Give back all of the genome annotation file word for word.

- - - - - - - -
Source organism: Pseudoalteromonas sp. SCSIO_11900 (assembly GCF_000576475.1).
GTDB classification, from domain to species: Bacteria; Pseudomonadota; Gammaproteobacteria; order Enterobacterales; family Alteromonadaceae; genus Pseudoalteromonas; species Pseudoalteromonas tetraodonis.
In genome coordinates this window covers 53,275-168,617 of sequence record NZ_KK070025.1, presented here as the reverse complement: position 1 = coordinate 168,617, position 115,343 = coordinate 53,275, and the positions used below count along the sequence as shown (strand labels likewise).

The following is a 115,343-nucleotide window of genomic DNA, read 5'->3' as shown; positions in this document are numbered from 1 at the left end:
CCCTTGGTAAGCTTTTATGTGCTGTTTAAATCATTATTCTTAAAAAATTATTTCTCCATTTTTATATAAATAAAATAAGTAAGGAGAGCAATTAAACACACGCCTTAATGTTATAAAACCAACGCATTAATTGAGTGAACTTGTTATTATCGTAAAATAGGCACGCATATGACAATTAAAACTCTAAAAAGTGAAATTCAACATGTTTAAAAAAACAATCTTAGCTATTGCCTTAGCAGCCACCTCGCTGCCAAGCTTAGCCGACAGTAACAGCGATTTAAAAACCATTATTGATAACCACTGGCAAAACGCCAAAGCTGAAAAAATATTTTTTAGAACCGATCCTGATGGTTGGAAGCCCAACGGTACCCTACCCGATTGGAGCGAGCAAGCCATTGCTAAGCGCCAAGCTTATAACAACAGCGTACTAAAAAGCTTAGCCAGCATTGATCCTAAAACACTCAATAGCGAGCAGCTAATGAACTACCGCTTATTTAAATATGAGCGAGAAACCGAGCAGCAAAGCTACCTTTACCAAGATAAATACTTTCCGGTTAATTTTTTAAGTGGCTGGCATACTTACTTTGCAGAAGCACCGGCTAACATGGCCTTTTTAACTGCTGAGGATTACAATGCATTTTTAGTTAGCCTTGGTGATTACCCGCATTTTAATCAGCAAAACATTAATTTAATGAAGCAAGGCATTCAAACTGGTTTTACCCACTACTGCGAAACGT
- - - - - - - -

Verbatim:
Source organism: Pseudoalteromonas sp. SCSIO_11900 (assembly GCF_000576475.1).
GTDB classification, from domain to species: Bacteria; Pseudomonadota; Gammaproteobacteria; order Enterobacterales; family Alteromonadaceae; genus Pseudoalteromonas; species Pseudoalteromonas tetraodonis.
In genome coordinates this window covers 53,275-168,617 of sequence record NZ_KK070025.1, presented here as the reverse complement: position 1 = coordinate 168,617, position 115,343 = coordinate 53,275, and the positions used below count along the sequence as shown (strand labels likewise).

The following is a 115,343-nucleotide window of genomic DNA, read 5'->3' as shown; positions in this document are numbered from 1 at the left end:
CCCTTGGTAAGCTTTTATGTGCTGTTTAAATCATTATTCTTAAAAAATTATTTCTCCATTTTTATATAAATAAAATAAGTAAGGAGAGCAATTAAACACACGCCTTAATGTTATAAAACCAACGCATTAATTGAGTGAACTTGTTATTATCGTAAAATAGGCACGCATATGACAATTAAAACTCTAAAAAGTGAAATTCAACATGTTTAAAAAAACAATCTTAGCTATTGCCTTAGCAGCCACCTCGCTGCCAAGCTTAGCCGACAGTAACAGCGATTTAAAAACCATTATTGATAACCACTGGCAAAACGCCAAAGCTGAAAAAATATTTTTTAGAACCGATCCTGATGGTTGGAAGCCCAACGGTACCCTACCCGATTGGAGCGAGCAAGCCATTGCTAAGCGCCAAGCTTATAACAACAGCGTACTAAAAAGCTTAGCCAGCATTGATCCTAAAACACTCAATAGCGAGCAGCTAATGAACTACCGCTTATTTAAATATGAGCGAGAAACCGAGCAGCAAAGCTACCTTTACCAAGATAAATACTTTCCGGTTAATTTTTTAAGTGGCTGGCATACTTACTTTGCAGAAGCACCGGCTAACATGGCCTTTTTAACTGCTGAGGATTACAATGCATTTTTAGTTAGCCTTGGTGATTACCCGCATTTTAATCAGCAAAACATTAATTTAATGAAGCAAGGCATTCAAACTGGTTTTACCCACTACTGCGAAACGT